by Kent Sterling
It’s stunning that Indiana’s basketball program has gone from #1 seed in the 2013 NCAA Tournament to unfit for an invitation to the NIT in exactly 52 weeks.
There is also the CBI for schools unable to qualify for the NIT, but Indiana Athletic Director texted earlier tonight that if not selected for the NIT, he and Tom Crean had decided that a bid to the CBI would not be accepted.
The question that is being asked after a season so disappointing that it could not place in two tourneys who invite a total of 100 teams, is whether the Sweet Sixteen appearances in 2012 and 2013 or this season of mediocrity was the aberration.
Do the expectations of Big Ten contention and routine NCAA Tournament qualification need to be recalibrated? In the past 11 seasons, Indiana has missed out on the NCAA Tournament six times, and played in the NIT once. That includes three years of rebuilding, but the 2014 season was not supposed to end quite this way.
The outright Big Ten Championship celebrated last season was the first in 20 year, and the Hoosiers have earned a spot in the Big Ten Tournament finals only once in 17 tries.
A 17-15 final record, despite a very weak non conference schedule, fell short of even the most pessimistic projections.
Worse might be a look at the future. A team that was unworthy of the NIT will lose a 1,000 point scorer, a postgraduate guard, Jeff Howard, and very likely the Big Ten Freshman of the Year – who is listed as a lottery pick in every respectable online mock draft.
That leaves point guard Yogi Ferrell, Stanford Robinson, Troy Williams, Hanner Mosquiera-Perea, Austin Etherington, Jeremy Hollowell, Devin Davis, and Peter Jurkin who will be joined by soon-to-be freshmen James Blackmon Jr., Robert Johnson, and Max Hoetzel. Can that group be expected to surpass this season’s result when they appeared to care less and less for one another as the season progressed?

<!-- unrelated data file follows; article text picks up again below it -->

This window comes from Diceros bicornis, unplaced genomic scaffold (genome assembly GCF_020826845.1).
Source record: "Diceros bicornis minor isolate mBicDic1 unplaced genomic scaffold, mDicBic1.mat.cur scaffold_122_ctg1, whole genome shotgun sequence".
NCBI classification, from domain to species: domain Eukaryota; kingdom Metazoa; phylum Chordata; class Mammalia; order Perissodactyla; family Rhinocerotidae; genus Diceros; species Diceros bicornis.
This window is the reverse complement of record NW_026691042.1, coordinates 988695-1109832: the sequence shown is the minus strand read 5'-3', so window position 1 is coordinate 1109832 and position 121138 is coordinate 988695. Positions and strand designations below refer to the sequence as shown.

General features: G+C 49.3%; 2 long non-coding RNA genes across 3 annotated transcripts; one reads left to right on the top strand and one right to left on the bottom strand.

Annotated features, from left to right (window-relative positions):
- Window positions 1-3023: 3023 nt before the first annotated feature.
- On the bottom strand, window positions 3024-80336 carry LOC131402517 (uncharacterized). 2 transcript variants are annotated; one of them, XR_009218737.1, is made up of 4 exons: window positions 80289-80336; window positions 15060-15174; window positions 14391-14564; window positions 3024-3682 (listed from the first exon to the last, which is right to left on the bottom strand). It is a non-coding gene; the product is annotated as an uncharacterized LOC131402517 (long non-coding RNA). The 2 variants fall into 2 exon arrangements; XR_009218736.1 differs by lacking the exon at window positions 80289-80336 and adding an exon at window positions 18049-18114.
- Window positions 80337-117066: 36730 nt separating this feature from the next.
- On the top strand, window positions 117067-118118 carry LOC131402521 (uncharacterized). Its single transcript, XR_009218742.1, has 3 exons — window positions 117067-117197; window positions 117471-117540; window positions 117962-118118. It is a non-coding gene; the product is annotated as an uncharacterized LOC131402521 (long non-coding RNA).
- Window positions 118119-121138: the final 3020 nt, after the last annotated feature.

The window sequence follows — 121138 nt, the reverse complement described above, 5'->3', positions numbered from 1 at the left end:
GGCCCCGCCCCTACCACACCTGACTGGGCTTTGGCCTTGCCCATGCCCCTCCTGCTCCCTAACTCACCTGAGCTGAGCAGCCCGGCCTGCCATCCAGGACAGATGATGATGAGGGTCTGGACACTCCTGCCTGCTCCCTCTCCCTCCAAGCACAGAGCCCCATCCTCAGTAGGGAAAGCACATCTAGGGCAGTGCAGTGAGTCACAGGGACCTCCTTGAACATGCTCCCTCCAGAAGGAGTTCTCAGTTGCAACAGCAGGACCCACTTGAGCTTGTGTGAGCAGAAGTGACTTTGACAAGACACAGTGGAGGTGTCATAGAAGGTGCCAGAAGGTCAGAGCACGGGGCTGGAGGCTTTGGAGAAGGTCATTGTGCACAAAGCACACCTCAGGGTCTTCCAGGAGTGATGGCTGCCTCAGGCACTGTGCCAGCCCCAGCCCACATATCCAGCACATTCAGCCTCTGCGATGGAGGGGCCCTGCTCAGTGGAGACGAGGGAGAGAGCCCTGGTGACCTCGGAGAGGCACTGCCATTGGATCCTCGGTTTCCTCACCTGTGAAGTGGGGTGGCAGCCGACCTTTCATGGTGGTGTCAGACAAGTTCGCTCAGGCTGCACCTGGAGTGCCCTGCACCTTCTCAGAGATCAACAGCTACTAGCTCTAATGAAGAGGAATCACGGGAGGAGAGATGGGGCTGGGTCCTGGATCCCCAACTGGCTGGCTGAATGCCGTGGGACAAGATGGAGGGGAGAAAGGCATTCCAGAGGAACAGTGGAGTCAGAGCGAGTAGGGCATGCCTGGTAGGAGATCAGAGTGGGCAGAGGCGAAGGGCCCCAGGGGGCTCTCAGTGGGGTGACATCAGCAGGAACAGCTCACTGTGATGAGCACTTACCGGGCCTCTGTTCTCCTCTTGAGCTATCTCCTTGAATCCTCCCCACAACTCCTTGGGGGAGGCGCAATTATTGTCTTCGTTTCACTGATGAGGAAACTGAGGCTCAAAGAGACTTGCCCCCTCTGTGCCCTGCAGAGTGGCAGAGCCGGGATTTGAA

How many of the players scheduled to return will decide to continue their careers elsewhere as their eligibility clock ticks more and more loudly?
When questions like that are asked, it’s a good idea if the guy running the show has some plausible answers, but it’s likely Crean is as flummoxed as the fan base.
Anyone who knows anything about Crean knows he will respond to this latest ration of adversity the same way he has built his career – through hard work and diligence. Whether that doggedness will bring a meaningful adjustment to the level of success achieved at Cook and Assembly Halls is the most important question and the answer is at least eight months away.
The support among Indiana fans has always been a little soft for Crean – sometimes unfairly so – but this season’s on court work, and the trouble off of it have people asking whether Crean is the right guy to continue to coach the Hoosiers.
There has been a lot of good, but the brief suspension for an undisclosed behavioral issue of Jeremy Hollowell, and the even briefer rip for Hanner Mosquiera-Perea after being arrested for OWI at three in the morning during a 72-hour window between two important conference games have fans wondering whether the inmates are running the asylum.
One thing is certain, Indiana will not move on Crean until there is more evidence that the program will not move forward with him at the helm, and that means he will definitely be back next season, and it will be a year that likely determines his fate. A step sideways or backwards, and the chorus of naysayers will grow in number and volume.
Indiana fans can be a surly bunch, and one trip to the Elite Eight or beyond since 1993 has them on edge.
A once elite program can’t look itself in the mirror and call itself that anymore. The difference between Indiana and other middling Big Ten basketball programs like Illinois, Iowa, and Purdue lies only in the ever aging National Championship banners hung by the work of young men now at least 45 years old.
Was this mediocre season a solitary diversion from regular success, or a troubling backslide that is the first chapter for another era of disappointment? Time will tell. Once the snowball starts rolling downhill, it’s hard to slow down. The snowball picked up a lot of steam over the past month.